a) Run 1st teams have gone to 2 semi-featured RBs to keep them fresh and healthy for the season. e.g. The chargers . Pats w/ Dillon and Maroney last year.
    b) The pass oriented offense w/ multi WR sets. Cincy and Indy, and now us. No attempt to keep Dillon or draft a RB. Faulk as a 3rd down back.

    I think BB tried to stay balanced with emphasis on TE's. But he came up short with Givens leaving, Branch's hold-up, and Jackson's injuries. Maybe he's overcompensating, akin to the overstocking of DBs after coming up short in 05 and getting Poteat off the street.
  12. chunkypony

    chunkypony Rookie

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    Good post, i agree with a lot of what you are saying here.

    I would add that I think that Brady has a lot of pull in this situation, and he wasn't pleased with the crop we put out last year. He made it work, he used what he had, but I think at the end of the season, something happened, and he and BB/SP had a little sit down to discuss the WR position.
  13. PatsFanInVa

    PatsFanInVa PatsFans.com Supporter PatsFans.com Supporter

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    Eh, the 300/100 compares a QB and a RB, not a WR and a RB. A good day for a given wideout is 100, a good day for a given back is 100, and you rarely get two of either getting 100.

    Trading a 2 in a draft we've seen characterized - by BB - as weak? When you knew you definitely improved the team with the move? I don't see that as necessarily a paradigm shift.

    Stallworth? I believe you, if you show me that any deal under discussion last year loaded the risk the same way, and had roughly the same dollar value.

    I like this, but as you say, "we'll see what happens." I'm not too crazy about reading too much into the rules/points of emphasis. It's had a marginal effect if I recall correctly on average scoring per game - I think it's up like a couple points since 2004, though I might be wrong. Show me that number being more like a TD/game, and I might buy it.

    BUT, I do see the league trending a bit in that direction, especially since the RBBC approach to the running game is in vogue. I just think the factors stack up in this order:

    1) Deals available in structures and at prices the Pats view as in-line with their value approach;
    2) Adjustment to the team philosophy based on the move to Field Turf;
    3) Possible reaction to an overcautious 2007, in which deals were tried at but not consummated; and only then,
    4) Adjustment to rules changes/point of emphasis

    I remember reading an article in USA Today that the league is right where it wants to be in terms of average scoring, but again, I can not source that, so I am open to an explanation of "misremembering" on that one as well.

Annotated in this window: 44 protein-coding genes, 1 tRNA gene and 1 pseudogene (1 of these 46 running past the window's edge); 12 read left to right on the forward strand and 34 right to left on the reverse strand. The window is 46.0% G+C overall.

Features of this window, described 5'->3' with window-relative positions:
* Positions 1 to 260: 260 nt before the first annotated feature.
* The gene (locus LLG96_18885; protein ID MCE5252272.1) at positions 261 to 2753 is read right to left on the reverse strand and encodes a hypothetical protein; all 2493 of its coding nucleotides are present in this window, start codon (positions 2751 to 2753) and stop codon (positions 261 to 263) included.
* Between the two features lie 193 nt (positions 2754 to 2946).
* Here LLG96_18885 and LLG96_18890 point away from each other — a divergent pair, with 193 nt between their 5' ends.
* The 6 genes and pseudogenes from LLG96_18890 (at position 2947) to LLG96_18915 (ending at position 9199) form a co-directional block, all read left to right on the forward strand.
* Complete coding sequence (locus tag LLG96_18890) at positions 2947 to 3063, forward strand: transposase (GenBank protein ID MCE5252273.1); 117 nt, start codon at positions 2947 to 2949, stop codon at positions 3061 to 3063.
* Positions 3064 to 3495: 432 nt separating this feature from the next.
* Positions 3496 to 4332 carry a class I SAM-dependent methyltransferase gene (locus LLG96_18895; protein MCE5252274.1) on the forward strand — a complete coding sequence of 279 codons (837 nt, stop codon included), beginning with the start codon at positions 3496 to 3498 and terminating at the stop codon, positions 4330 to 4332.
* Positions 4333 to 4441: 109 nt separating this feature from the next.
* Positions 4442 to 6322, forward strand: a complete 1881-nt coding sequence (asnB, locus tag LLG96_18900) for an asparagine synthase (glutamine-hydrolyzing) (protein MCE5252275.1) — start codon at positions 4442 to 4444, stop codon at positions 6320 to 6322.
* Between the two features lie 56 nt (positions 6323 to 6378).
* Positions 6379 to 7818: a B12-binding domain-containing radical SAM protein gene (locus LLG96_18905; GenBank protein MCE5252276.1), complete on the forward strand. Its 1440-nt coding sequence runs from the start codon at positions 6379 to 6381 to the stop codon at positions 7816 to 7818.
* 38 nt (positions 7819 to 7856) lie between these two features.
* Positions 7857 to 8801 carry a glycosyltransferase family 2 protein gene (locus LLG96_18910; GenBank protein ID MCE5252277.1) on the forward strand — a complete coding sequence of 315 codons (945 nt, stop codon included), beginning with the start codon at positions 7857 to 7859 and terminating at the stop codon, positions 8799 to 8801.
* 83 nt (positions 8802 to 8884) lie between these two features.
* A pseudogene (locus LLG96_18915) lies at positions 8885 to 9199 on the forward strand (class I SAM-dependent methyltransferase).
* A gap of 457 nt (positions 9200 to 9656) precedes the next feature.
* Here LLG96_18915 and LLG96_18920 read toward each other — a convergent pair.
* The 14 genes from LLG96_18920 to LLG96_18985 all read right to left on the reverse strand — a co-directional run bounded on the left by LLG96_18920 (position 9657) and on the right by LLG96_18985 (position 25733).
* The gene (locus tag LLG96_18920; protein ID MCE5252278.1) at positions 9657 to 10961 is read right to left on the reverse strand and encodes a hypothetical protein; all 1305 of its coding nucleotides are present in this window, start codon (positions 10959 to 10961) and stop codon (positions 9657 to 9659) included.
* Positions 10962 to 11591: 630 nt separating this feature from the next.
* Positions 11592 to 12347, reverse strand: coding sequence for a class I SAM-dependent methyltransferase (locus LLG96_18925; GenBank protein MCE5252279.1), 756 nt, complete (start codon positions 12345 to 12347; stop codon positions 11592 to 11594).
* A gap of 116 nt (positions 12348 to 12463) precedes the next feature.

It looks to me like you've got an explanation consistent with what we've been seeing, but I don't buy your arrow of causation here. BB does have the experience of a frustrating 2006 offseason to look back on (deals were proposed but not consummated,) and he stuck to his guns. "Free Agency" blinked first, it appears, in the staring contest between BB and FA Wideouts.

    Again -- if you know where to get details of Stallworth's proposed or even final deal from 2006 versus 2007, that could help flesh out whether that aspect is a constant (though Moss clearly is not.)

    PFnV
  14. patfanken

    patfanken On the Roster

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    Let me just add this to your theory. I think the main reason BB went on a WR jag is that he realized that we couldn't have an effective run game if teams were constantly putting 8-9 men in the box. The Colts effectively shut down the run game even with their crappy run defense in the second half, because they knew we'd try to run out the clock with our lead. They played russian roullette with thier first and second down defenses and won. That will be a lot more difficult with TWO more than legitimate deep threats out wide.

    How will the Colt try and defend 2 TE's and 2 WRs when the 2 WRs are Stallworth and Moss. In that scenerio we have 2 OTs on their midget DE's and 2 TEs on their midget OLBs. Where do they play the safeties now. They miss on a PAP (play action pass) and they are done. Nothing against Caldwell and Gaffney, but NEITHER of them present that kind of threat.